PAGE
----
Here’s a light hunch: Google has explained that withholding search terms was a decision they came to out of respect for user privacy. If that’s true, I can respect that, though it gets me theorizing there is certainly some kind of gradation to the nature of search queries and how private they are, and that, just like any other matter of ethics, we should continue to carefully refine our approach rather than be reactive. In the meantime, though, I have a bit of a default skepticism as far as Google’s concern for privacy goes. Sincere or not, shutting down access to keyword data definitely makes paying for AdWords more attractive, even if only on a petty cash level, which of course benefits Google substantially in the aggregate.
My bigger-and-more-prone-to-be-wrong hunch: that Google will release an enterprise-level analytics tool through which this data will be provided, though in keeping with their privacy angle, not tied to specific sessions or page views. You’ll be able to see which terms are bringing traffic to your site and score those terms on the basis of time on site, page views, bounce rate, and the like, but not necessarily see that term “X” led to a session that landed on page “X,” followed by page “X,” etc. Just a hunch.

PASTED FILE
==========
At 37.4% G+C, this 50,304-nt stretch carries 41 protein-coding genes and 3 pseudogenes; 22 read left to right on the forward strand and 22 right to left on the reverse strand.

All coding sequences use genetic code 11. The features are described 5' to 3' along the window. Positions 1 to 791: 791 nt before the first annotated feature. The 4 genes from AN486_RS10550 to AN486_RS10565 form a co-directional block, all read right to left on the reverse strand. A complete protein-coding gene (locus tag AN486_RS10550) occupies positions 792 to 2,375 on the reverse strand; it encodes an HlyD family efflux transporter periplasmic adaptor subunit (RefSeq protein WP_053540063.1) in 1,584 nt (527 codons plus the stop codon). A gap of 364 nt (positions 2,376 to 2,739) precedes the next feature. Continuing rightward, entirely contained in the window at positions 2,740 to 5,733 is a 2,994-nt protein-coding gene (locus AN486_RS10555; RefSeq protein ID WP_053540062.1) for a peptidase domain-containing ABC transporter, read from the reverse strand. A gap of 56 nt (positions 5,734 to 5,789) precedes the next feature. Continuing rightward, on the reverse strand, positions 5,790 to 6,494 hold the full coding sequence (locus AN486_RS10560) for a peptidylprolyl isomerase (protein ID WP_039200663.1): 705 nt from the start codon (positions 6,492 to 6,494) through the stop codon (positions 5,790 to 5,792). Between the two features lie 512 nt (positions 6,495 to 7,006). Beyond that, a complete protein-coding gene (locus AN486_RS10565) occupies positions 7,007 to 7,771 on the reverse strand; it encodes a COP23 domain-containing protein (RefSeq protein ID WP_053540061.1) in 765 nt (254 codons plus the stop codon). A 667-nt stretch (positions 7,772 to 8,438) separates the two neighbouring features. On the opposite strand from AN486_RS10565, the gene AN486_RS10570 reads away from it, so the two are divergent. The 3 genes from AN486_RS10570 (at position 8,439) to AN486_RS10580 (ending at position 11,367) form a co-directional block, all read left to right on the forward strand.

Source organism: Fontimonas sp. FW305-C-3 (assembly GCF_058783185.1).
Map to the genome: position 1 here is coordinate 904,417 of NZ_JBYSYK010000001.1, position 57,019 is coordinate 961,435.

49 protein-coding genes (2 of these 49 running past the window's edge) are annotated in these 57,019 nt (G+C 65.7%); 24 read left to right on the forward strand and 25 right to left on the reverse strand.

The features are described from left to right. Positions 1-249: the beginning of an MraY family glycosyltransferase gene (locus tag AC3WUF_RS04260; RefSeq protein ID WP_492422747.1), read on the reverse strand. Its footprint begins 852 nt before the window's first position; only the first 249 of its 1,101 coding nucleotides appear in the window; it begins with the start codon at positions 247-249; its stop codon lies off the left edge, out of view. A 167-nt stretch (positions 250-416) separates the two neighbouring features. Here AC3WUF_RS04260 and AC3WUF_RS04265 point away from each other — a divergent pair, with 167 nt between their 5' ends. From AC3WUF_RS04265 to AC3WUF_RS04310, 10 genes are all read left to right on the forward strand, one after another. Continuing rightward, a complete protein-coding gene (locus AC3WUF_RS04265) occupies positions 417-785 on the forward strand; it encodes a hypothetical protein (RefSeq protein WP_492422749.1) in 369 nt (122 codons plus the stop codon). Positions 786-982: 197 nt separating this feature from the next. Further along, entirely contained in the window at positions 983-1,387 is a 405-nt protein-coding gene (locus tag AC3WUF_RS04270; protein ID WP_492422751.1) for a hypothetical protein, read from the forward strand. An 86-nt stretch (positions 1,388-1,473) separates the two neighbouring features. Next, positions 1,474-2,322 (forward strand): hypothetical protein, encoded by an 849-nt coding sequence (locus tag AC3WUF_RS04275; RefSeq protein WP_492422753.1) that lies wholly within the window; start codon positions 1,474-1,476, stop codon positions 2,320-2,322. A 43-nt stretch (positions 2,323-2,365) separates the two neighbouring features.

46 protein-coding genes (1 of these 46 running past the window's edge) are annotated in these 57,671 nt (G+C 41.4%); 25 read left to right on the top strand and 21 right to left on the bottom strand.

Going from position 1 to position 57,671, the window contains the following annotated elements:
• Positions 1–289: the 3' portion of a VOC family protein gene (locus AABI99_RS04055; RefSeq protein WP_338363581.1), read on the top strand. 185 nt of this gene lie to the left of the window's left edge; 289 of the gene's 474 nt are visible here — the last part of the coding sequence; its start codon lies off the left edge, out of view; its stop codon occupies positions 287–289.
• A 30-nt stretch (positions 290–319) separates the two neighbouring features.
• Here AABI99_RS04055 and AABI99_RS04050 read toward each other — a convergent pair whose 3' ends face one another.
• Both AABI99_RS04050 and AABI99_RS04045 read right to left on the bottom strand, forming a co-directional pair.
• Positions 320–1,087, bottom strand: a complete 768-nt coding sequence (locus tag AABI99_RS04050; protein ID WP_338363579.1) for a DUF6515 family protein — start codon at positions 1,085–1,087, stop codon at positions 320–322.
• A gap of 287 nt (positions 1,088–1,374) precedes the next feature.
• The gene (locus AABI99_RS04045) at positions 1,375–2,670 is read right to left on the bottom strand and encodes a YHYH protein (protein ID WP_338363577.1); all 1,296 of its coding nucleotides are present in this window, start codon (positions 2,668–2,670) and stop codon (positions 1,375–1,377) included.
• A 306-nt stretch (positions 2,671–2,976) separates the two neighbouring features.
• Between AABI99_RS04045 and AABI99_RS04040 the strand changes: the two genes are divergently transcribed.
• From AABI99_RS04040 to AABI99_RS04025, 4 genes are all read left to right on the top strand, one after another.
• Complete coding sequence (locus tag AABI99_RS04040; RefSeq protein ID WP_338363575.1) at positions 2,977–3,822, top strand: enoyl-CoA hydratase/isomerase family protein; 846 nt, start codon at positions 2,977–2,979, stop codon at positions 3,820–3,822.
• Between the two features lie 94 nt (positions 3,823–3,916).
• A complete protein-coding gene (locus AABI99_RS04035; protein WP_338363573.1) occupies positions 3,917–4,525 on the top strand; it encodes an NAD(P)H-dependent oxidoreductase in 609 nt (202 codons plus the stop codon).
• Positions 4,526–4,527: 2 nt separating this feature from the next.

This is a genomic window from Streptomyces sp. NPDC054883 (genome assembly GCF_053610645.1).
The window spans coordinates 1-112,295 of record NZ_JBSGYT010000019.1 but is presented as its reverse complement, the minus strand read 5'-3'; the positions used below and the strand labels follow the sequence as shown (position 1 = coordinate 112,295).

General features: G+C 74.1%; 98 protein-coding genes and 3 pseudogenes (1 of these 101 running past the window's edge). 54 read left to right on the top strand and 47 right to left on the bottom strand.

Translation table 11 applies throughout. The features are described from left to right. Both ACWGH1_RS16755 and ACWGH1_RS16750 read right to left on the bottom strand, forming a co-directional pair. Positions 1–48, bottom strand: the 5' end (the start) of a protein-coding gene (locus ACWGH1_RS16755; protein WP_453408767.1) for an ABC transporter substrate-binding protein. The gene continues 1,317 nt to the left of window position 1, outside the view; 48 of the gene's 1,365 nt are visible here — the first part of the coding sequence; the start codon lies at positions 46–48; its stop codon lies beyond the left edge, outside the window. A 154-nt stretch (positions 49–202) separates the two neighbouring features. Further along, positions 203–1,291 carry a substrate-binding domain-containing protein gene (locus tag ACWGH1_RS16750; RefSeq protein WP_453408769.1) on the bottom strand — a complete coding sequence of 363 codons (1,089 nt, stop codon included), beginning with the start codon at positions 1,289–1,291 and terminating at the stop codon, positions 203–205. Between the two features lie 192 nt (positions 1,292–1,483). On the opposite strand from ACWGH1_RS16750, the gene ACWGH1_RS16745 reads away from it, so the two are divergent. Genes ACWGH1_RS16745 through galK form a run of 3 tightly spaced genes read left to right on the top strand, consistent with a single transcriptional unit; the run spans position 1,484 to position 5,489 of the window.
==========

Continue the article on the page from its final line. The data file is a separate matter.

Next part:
There is No Next Google Analytics